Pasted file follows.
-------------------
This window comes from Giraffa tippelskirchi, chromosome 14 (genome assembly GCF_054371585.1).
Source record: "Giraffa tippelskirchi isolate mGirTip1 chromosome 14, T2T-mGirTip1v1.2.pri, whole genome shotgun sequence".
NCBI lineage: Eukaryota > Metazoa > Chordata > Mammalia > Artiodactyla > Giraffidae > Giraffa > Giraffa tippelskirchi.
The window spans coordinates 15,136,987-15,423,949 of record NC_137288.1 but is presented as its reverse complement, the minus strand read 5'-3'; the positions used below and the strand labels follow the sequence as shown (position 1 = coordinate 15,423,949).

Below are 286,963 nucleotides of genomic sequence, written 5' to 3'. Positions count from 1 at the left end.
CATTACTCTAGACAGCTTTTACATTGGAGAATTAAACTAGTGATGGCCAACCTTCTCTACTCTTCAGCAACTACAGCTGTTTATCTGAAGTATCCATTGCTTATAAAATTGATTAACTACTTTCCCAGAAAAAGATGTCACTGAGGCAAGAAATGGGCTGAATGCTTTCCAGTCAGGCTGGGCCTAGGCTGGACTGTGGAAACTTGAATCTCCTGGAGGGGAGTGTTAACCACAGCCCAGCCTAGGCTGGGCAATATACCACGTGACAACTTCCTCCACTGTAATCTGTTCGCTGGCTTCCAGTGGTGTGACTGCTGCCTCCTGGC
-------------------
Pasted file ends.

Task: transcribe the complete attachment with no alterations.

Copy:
This window comes from Giraffa tippelskirchi, chromosome 14 (genome assembly GCF_054371585.1).
Source record: "Giraffa tippelskirchi isolate mGirTip1 chromosome 14, T2T-mGirTip1v1.2.pri, whole genome shotgun sequence".
NCBI lineage: Eukaryota > Metazoa > Chordata > Mammalia > Artiodactyla > Giraffidae > Giraffa > Giraffa tippelskirchi.
The window spans coordinates 15,136,987-15,423,949 of record NC_137288.1 but is presented as its reverse complement, the minus strand read 5'-3'; the positions used below and the strand labels follow the sequence as shown (position 1 = coordinate 15,423,949).

Below are 286,963 nucleotides of genomic sequence, written 5' to 3'. Positions count from 1 at the left end.
CATTACTCTAGACAGCTTTTACATTGGAGAATTAAACTAGTGATGGCCAACCTTCTCTACTCTTCAGCAACTACAGCTGTTTATCTGAAGTATCCATTGCTTATAAAATTGATTAACTACTTTCCCAGAAAAAGATGTCACTGAGGCAAGAAATGGGCTGAATGCTTTCCAGTCAGGCTGGGCCTAGGCTGGACTGTGGAAACTTGAATCTCCTGGAGGGGAGTGTTAACCACAGCCCAGCCTAGGCTGGGCAATATACCACGTGACAACTTCCTCCACTGTAATCTGTTCGCTGGCTTCCAGTGGTGTGACTGCTGCCTCCTGGC